Here are five key insights on outpatient total joint programs from experts interviewed by Becker's ASC Review:
1. Cami Love, administrator at the Arkansas Specialty Surgery Center in Little Rock:
"For ASCs wanting to start their own programs, I would start with letting your medical director take the lead. I also think having anesthesia involved from the very beginning is very important as well. Inclusion and exclusion criteria is also key. You have to have healthy patients, or they're not going to have a good result."
2. Carolina Bone & Joint Surgery Center administrator Georgia A. Kapshuck:
"In our case, a successful total joint program begins with surgeon leadership. Having an experienced surgeon craft a clear protocol outlining the general formula for perioperative management sets the stage for success. Couple this with a cadre of total joint surgeons who buy into that protocol, and the program is nearly guaranteed to start out on the right foot.
However, to ensure that the program maintains quality and grows from its successful inception, an able, detail-oriented total joint coordinator is an absolute necessity. This person must be a skilled communicator, able to interface with patients, surgeons, OR staff and clinical staff both in the surgery center and in surgical offices. A good coordinator also can keep track of the numerous prerequisites that patients must have in place prior to surgery: medical optimization, lab studies, home health arrangements, education, perioperative medications, physical therapy arrangements. The list can be daunting."
3. Andrea Lessner, BSN, RN, total joint coordinator of Scottsdale, Ariz.-based North Valley Surgery Center
"Payer contracts are essential for a successful outpatient total joint program, and the work needed to negotiate these contracts should not be underestimated. A surgeon interested in moving cases to an outpatient setting will test sending their inpatients home at 23 hours, 18 hours, six hours, while collecting complication and readmission data. This data will be essential when negotiating a contract that meets an acceptable margin. I have seen surgery centers invest in huge capital items prior to having any contracts in place or do cases with a contract that gives the milk and the cow away for free! Start with one contract, and take care of those patients how you would like to be taken care of, and build your database."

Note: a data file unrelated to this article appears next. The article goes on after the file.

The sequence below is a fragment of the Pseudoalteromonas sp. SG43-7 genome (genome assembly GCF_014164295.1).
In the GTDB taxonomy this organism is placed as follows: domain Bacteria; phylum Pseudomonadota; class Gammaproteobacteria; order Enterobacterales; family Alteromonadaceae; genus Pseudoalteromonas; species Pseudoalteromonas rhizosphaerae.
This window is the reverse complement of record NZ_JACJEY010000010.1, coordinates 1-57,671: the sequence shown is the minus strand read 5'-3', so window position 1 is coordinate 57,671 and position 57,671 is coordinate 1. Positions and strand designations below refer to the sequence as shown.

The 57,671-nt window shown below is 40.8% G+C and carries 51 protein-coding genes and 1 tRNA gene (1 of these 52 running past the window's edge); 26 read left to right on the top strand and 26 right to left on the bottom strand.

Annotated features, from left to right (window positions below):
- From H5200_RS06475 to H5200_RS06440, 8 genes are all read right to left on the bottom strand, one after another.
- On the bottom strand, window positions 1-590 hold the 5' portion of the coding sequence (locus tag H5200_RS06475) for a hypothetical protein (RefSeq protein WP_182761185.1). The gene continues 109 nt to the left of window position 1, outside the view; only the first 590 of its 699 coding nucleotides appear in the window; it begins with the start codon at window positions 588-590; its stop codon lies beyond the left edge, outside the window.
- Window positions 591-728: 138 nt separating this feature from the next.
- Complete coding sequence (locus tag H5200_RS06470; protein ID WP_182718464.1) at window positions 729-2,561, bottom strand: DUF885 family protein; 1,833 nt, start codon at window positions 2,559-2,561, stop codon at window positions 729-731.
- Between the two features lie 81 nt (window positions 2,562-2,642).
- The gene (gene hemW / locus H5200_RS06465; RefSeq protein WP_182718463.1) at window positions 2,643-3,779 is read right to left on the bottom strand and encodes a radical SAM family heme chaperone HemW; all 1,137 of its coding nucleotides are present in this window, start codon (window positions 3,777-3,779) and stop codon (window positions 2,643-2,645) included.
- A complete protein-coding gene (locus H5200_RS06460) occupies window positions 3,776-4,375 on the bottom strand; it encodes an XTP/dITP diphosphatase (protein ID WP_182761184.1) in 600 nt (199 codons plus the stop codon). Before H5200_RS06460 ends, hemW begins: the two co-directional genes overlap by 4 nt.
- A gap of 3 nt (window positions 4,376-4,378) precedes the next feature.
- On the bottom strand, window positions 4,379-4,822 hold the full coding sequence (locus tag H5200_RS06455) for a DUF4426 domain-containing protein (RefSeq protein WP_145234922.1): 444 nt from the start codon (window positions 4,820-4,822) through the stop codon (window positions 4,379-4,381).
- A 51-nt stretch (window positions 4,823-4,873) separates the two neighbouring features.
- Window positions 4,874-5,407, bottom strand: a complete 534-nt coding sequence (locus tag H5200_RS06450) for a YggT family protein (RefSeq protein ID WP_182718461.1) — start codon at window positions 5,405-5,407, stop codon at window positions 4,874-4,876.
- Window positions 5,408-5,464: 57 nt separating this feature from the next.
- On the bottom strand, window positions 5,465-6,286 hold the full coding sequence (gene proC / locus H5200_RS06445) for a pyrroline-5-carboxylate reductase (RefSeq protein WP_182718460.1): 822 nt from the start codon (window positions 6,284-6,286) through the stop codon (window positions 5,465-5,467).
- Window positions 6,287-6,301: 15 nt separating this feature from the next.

4. Brian Schwartz, MD, orthopedic surgeon at Illinois Bone & Joint Institute:
"I think the most important thing is patient selection. You need to have a healthy patient, a motivated patient, someone that has a good support system at home that can help carry them through the first couple of days of recovery.
Then you need to have a good team around you. It starts with anesthesia and the surgeon, but it's also important to have a physical therapy team and a post-op nurse that's experienced in getting people up and moving right away. Also, a trusted, experienced home health RN and physical therapy team is an essential element to the process. We're trying to break down the culture that if you have your hip or knee replaced you need to be in the hospital for two or three days because that is definitely no longer the case.
If someone is starting this de-novo, I would recommend to travel to a center that's been doing this for a long time and see in person the process from beginning to end. That way they're not reinventing the wheel from scratch because it's being done successfully across the country."
5. Louis Levitt, MD, is vice president and secretary of the Centers for Advanced Orthopaedics:
"I believe that orthopedics is leading the trend toward outpatient procedures. Orthopedic surgeons routinely perform complex surgeries in an outpatient setting, including joint replacements, ACL reconstructions and spinal fusions, to name a few. As a specialty, orthopedics is a leader in demonstrating how to take full advantage of the outpatient setting to maximize efficiency and improve the patient experience and outcomes."